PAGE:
George Tiedemann/Sports Illustrated
By Allan Muir
August 14, 2014

There is a sad story today out of Buffalo where Sabres assistant coach Bryan Trottier revealed that Al Arbour, the coaching genius behind the Islanders dynasty of the early 1980s, is suffering from dementia.

Trottier, the Hall of Fame center who was at the heart of the New York teams that won four straight Stanley Cup championships, told a Buffalo radio station that the 81-year-old Arbour is “going through a little tough time with dementia right now.”

The story has not yet been confirmed by the Islanders or family sources, but the New York Post ran a report, as did the Daily News.

“Al was a great motivator,” Trottier said of Arbour, whose 782 career coaching wins rank second all-time behind only Scotty Bowman. “He was probably our father figure in the fact that we all respected him so much. He had a great command of the room and at the same time he had a big man's presence. He had won a lot of Stanley Cups as a player with several different teams. He played with great players, so he always brought that credibility with him. For us to sit down with him one-on-one or when he was in front of us as a team, he had a great presence and we loved the man … we all love Al for all of the great times we had together and his leadership.”

SI VAULT: Arbour transforms the Blues (1/31/72)
Islanders stick it to 'em (5/24/82)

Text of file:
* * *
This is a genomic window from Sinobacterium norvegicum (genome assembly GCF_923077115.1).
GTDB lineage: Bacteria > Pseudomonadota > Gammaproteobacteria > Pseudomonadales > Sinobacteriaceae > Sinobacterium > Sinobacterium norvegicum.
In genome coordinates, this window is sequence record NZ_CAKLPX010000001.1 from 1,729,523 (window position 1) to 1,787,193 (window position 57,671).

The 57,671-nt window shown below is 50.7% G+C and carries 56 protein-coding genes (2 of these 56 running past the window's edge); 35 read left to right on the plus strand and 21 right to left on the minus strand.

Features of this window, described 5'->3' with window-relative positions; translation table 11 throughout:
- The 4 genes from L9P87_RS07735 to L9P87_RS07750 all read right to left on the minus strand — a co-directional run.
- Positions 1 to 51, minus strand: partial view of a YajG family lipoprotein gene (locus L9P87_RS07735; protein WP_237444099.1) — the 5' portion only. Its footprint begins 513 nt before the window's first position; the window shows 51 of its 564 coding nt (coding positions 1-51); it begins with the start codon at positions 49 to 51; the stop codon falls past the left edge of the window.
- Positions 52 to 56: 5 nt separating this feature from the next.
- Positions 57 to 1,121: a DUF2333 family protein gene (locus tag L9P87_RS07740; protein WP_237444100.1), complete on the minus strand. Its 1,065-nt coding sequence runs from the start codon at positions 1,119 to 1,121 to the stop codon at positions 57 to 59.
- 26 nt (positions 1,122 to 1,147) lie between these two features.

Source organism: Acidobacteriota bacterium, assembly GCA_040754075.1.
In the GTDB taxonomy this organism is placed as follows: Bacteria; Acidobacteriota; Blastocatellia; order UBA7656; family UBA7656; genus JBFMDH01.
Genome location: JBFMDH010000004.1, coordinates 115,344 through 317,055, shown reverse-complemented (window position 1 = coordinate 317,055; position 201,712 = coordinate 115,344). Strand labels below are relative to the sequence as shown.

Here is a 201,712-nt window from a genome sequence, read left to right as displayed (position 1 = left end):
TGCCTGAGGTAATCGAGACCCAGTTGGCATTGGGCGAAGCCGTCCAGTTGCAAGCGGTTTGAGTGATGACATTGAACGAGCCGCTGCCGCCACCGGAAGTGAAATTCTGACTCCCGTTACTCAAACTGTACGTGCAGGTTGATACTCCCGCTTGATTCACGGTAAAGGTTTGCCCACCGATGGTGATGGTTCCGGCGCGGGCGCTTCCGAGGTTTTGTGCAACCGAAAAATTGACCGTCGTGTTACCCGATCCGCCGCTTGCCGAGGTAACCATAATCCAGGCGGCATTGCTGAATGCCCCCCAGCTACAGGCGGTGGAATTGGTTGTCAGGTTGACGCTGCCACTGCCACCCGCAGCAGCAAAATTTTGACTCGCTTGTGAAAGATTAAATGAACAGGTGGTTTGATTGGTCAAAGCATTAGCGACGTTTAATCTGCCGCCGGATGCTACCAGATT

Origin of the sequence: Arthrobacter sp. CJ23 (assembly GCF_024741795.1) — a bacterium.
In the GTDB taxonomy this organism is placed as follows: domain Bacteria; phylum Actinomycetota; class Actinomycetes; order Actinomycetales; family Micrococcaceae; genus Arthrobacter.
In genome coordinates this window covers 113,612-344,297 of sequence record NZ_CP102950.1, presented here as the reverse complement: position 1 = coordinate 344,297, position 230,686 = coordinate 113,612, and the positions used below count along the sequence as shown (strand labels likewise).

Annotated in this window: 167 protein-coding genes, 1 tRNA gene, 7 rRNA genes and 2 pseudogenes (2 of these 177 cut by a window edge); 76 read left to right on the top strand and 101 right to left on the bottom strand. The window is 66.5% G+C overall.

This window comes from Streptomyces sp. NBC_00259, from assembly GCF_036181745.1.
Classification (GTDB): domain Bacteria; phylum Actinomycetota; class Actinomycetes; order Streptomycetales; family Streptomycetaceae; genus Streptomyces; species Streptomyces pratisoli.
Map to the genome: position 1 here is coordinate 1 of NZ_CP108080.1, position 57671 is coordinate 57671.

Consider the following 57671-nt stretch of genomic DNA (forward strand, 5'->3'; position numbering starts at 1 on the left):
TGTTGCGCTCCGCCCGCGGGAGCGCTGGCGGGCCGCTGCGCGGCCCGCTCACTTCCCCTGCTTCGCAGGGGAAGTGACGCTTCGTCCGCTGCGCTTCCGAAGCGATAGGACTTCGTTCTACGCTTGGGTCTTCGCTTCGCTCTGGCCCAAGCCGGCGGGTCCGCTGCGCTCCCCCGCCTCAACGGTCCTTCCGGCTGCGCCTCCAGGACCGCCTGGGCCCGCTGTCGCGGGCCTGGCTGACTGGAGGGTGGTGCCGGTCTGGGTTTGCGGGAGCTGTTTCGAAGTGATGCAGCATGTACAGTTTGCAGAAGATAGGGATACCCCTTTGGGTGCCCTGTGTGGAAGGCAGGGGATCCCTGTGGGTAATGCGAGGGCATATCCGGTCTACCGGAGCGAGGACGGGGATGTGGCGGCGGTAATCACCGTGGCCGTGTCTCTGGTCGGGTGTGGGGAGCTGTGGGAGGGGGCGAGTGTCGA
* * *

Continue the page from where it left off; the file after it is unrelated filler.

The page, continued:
Al Arbour (3) in action against the Canadiens.
Marvin E. Newman/Sports Illustrated

​If the report is true, Arbour wouldn't be the only significant hockey figure to suffer from dementia. It was revealed in March 2012 that Gordie Howe was struggling with the effects of the condition, which was also cited as a concern in the concussion lawsuit filed against the NHL by former player Jon Rohloff earlier this month.

Given the attention paid to the effects of brain trauma in recent years, it shouldn't come as a surprise that there's been an increase in research into a causal link between the violent contact that takes place in hockey and the early onset of the dementia.

Whether Arbour's condition is a result of genetic predisposition or his career as a player—he spent 14 seasons in the NHL as a defenseman (before helmets were mandatory) with the Red Wings, the Blackhawks, the Maple Leafs and the Blues—we're all pulling for him and wishing him the best.

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